Monday, December 17, 2012

Stevie Wonder's "Someday at Christmas" and Discernment

We're all waiting for that some time, that elusive "when", when we will have people not being used robotically to destroy other fellow humans.  It's time to awake up and block those behind some kind of agenda from allowing us to head toward a militaery state.  Unfortunately, instead, more police will be assigned to our children's schools.  One thing this will do is to instill a false sense of security.  The other is to make your children as comfortable around a uniformed, armed person as they are being made comfortable with reptillian characters like Barney.  It's time to refine your discernment skills.  Open your eyes and question things that are occuring rather than allowing news teams to spoon feed you ideas.

It's time to think outside the box since "the they" seem to be going full speed ahead with their Agenda, whatever it is.  The elementary school in Newtown, Conneticut just may have been targeted because it was a great role model for safety.  If the best is torn down, the masses will be left in fear and begging for help from uniformed, armed services.  This is definitely not the answer, though.  Davis Icke's idea of "Problem Reaction Solution" needs to be investigated.  Ideas that citizens can be programmed to do nasty deeds also needs to be discerned.

As for beefed up security on campuses, it doesn't necessarily help, because the school police will still have to be in the exact right place at the exact right time. An example of this is with a situation that occured at a school where I worked last year. The following is not an example of a robot perptrator like I feel the Conneticut shooter was, but it stands as an example of the false security more policemen on campus can bring. On September 30, 2011, I was working as a sign language interpreter at a high school. That day, we had two armed school policemen on campus, along with two deans, and tons of administrators. A girl in a former class of my client, was fatally stabbed during lunch by an ex-boyfriend who had also been in a class of my client's. Part of the problem preventing one officer from arriving at the crime was all the students running in the oppsite direction. Anyone who has ever worked in a middle school or high school knows that children run toward a fight, anxious to see every second of it, rather than running away from it. On this day, the students were running away in fear of the blood and such, for it was no ordinary fight, and the closest officer, as reported to me by witnesses, interpreted the stampede as running toward the fight, temporarily taking him in the wrong direction. There is a solution to stopping school violence, but it doesn't begin with us being policed when at school. It begins with being able to discern people's motives on an individual level and continues with seeing the much bigger picture.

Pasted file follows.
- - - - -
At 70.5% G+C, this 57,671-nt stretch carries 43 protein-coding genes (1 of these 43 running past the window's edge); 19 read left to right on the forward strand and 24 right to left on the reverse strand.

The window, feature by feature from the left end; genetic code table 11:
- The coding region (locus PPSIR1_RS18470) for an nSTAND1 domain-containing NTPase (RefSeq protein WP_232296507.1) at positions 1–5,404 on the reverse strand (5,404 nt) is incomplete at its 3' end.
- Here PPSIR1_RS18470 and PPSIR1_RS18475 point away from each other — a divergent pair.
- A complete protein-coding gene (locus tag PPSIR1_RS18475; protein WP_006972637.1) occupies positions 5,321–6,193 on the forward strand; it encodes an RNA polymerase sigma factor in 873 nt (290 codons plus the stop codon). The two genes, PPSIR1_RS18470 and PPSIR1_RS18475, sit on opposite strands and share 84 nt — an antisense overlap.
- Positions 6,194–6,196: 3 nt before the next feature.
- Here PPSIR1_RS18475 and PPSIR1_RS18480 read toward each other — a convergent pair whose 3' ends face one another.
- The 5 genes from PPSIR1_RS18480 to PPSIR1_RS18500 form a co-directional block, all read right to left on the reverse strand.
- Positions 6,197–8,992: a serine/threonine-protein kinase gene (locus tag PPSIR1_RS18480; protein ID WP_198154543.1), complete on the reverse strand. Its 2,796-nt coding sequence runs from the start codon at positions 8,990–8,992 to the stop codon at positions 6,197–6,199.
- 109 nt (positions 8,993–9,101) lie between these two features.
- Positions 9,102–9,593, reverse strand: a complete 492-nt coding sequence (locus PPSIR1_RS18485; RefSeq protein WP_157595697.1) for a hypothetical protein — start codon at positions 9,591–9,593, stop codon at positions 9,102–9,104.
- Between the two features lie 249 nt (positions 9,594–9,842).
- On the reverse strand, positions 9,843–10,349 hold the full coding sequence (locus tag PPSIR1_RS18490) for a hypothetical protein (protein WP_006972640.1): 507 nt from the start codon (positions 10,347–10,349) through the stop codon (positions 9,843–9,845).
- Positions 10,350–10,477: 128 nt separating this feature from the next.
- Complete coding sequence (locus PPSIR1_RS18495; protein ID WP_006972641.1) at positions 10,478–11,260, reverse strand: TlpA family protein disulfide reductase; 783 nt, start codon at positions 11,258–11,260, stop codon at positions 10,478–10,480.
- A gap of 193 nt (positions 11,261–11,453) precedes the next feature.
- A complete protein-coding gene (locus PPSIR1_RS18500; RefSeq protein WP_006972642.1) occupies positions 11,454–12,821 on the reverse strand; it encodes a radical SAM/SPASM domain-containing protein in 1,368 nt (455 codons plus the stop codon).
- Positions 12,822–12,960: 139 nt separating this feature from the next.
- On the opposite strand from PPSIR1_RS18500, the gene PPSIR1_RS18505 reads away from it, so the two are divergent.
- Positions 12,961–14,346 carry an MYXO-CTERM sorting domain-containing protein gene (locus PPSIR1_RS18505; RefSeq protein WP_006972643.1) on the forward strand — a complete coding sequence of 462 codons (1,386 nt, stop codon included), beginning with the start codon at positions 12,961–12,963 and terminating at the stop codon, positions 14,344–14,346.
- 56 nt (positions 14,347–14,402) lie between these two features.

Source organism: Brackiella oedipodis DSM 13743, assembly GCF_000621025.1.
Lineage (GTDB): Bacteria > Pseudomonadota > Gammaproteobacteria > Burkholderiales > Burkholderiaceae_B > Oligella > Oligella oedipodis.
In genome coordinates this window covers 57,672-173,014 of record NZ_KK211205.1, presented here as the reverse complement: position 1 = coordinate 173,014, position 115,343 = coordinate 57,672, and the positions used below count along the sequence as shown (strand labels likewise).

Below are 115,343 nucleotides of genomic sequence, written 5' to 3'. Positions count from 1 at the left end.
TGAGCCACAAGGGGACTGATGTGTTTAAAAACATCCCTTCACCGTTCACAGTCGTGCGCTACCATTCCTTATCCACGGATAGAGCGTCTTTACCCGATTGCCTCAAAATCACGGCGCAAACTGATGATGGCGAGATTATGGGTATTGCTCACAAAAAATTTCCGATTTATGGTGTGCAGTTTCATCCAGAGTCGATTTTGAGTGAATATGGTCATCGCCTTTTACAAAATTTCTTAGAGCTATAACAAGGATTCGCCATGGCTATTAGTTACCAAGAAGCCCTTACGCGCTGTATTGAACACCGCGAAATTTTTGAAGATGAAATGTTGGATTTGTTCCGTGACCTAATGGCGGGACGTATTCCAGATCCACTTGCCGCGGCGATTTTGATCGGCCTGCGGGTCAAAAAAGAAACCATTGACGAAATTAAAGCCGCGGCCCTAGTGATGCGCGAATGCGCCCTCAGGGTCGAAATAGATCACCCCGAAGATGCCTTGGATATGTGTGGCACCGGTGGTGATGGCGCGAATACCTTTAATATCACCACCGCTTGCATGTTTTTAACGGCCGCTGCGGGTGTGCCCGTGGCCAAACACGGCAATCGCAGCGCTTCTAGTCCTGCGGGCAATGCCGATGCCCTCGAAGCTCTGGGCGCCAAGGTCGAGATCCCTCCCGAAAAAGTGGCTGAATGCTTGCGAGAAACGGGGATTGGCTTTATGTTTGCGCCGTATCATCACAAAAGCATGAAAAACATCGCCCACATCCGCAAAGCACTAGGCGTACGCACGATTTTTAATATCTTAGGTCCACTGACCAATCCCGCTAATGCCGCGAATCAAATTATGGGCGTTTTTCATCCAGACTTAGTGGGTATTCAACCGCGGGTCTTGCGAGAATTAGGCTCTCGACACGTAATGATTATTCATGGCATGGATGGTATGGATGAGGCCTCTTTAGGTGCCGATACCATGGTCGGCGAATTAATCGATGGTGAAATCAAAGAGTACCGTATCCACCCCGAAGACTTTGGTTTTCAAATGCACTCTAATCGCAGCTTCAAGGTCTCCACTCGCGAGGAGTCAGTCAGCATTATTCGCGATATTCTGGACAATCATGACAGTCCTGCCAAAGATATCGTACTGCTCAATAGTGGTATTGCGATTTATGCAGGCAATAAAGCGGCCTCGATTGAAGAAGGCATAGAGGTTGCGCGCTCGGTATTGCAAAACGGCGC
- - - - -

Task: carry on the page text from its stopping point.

It must be sad for Stevie Wonder to see us no better off than decades ago when he wrote "Someday at Christmas" and, in fact, worse off. I am still keeping an eye out and have faith that humans will stand together and recognize "Problem Reaction Solution," take a step toward discernment, and finally know peace.


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